Suharto, the 2nd President of Indonesia, whom some people referred to as The Smiling General is a well-known figure in our country, holding the office for 31 years from the ousting of Sukarno in 1967 until his resignation in 1998. He is a controversial figure beginning from when he took power from Sukarno from 1967 till his death in 2008. Suharto managed to construct a strong, centralised and military-dominated government which enable him to maintain stability in diverse Indonesia. His anti-communist stance also won him the economic and diplomatic support from the West during the Cold War. For most of his presidency, Indonesia experienced significant economic growth and industrialisation, dramatically improving health, education and living standards.
In the downside, Suharto had encountered many human right issues. Indonesia’s invasion and
occupation of East Timor during Suharto’s presidency resulted in at least 100,000 deaths. By the 1990s, the New Order’s authoritarianism and widespread corruption were a source of discontent. According to Transparency International, Suharto is the most corrupt leader in modern history, having embezzled an alleged $15–35 billion during his rule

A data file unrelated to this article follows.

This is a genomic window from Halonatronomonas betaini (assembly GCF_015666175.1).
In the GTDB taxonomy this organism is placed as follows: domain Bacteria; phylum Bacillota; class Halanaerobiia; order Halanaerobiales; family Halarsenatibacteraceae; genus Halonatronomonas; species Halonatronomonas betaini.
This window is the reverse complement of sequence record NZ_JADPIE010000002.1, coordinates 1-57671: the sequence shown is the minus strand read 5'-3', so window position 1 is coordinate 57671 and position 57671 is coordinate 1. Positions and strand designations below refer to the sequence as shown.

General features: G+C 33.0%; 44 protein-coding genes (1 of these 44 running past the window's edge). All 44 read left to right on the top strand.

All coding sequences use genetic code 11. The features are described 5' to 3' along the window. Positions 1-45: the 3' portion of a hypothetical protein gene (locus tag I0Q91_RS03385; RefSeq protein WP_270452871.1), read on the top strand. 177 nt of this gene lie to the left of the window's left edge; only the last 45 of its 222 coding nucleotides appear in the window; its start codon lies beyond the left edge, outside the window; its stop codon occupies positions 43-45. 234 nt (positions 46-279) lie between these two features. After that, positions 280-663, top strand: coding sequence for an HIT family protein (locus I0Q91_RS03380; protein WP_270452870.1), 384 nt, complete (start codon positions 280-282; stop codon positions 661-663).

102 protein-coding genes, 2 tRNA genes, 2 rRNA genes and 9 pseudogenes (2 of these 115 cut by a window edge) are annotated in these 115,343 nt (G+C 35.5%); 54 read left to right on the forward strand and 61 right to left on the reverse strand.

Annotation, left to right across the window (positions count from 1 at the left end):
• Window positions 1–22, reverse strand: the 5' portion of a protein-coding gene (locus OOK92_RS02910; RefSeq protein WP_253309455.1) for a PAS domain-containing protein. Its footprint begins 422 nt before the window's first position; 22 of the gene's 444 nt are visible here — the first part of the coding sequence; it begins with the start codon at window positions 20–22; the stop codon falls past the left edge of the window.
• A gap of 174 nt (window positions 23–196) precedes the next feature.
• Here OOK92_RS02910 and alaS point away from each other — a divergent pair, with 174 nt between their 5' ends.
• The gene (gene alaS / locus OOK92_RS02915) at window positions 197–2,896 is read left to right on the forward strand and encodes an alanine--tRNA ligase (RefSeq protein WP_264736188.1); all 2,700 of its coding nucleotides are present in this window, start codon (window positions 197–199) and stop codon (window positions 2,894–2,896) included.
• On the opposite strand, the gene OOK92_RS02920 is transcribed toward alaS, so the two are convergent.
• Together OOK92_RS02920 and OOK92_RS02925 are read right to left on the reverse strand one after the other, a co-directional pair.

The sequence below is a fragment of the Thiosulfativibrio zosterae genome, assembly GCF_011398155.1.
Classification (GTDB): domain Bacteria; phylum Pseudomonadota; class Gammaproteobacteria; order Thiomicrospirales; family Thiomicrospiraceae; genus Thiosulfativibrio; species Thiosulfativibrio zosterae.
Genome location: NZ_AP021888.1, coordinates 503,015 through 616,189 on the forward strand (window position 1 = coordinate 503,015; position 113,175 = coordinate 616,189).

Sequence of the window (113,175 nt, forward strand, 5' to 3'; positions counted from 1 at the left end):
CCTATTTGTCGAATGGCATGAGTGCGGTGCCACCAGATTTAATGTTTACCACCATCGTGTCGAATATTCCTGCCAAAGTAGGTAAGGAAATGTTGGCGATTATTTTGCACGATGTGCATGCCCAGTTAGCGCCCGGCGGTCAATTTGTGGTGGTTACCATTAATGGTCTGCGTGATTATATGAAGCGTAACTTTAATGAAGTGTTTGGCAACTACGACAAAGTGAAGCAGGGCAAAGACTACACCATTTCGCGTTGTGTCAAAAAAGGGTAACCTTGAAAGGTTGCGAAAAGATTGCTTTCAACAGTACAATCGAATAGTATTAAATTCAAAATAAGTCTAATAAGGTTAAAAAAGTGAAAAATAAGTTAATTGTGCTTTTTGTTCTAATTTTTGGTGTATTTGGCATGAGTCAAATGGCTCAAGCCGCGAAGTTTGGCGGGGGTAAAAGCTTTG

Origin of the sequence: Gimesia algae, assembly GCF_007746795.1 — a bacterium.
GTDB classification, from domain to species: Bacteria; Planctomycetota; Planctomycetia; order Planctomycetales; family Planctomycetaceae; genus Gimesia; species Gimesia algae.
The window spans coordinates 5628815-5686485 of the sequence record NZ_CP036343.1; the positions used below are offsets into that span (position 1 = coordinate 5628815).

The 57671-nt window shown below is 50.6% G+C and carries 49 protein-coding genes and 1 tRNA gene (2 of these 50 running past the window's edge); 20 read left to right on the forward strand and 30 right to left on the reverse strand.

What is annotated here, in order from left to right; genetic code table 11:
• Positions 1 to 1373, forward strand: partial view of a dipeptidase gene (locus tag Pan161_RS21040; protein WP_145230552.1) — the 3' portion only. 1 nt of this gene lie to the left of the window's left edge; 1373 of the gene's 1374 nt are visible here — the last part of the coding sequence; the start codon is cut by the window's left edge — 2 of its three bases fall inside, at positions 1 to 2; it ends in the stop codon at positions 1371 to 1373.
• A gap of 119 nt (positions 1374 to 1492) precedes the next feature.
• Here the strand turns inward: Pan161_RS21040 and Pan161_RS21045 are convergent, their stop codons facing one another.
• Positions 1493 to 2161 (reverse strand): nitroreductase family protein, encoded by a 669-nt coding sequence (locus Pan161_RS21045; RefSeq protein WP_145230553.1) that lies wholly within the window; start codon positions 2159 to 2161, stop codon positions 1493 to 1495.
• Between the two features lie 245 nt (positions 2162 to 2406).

It is easy for us to point fingers at Suharto or other corrupt leaders that we know of. However as Lord Acton has stated, “Power tends to corrupt. Absolute power corrupts absolutely.” Have we been in their positions, will we do better?
The same situation happens in Israel during Amos period. The angry prophet, the label people sometime put on Amos, condemn Israelite leaders who fail to provide justice for their people. Those leaders put their own welfare beyond their people: abandoned morality, confused values, corrupted, took bribes, taxed the poor, deprived people of social justice in court, etc. The sad part is that these leaders weren’t even aware for their corruption, which is why Amos warned them in Amos 5:18 that when the day of the Lord come, it will be a dreadful day of judgement, not a joyful celebration.
Let us not become a judge for others, but instead analyse our own situation lest we become a stumbling block. When we are given a position of leadership or influence, do we use it for our own merit or do we aim for the merit of the team? Have we always try avoid responsibility and blame others or situation for failure? Do we held ourselves accountable to higher leader(s)?
Do remember at the end of the days, what matters is not how much wealth have we accomplished or how successful is our career, business, even ministry compared to others. What really matters is have we achieve God’s purpose in our lives? Have we been responsible to whatever God has entrusted in our lives which include our family, vocation and organization that we are leading? Let’s hope when one day we reach heaven, God greet us by saying: Well done, good and faithful servant; thou hast been faithful over a few things, I will make thee ruler over many things: enter thou into the joy of thy Lord.
Glory to our Lord Jesus Christ who deserves all the honour and worship.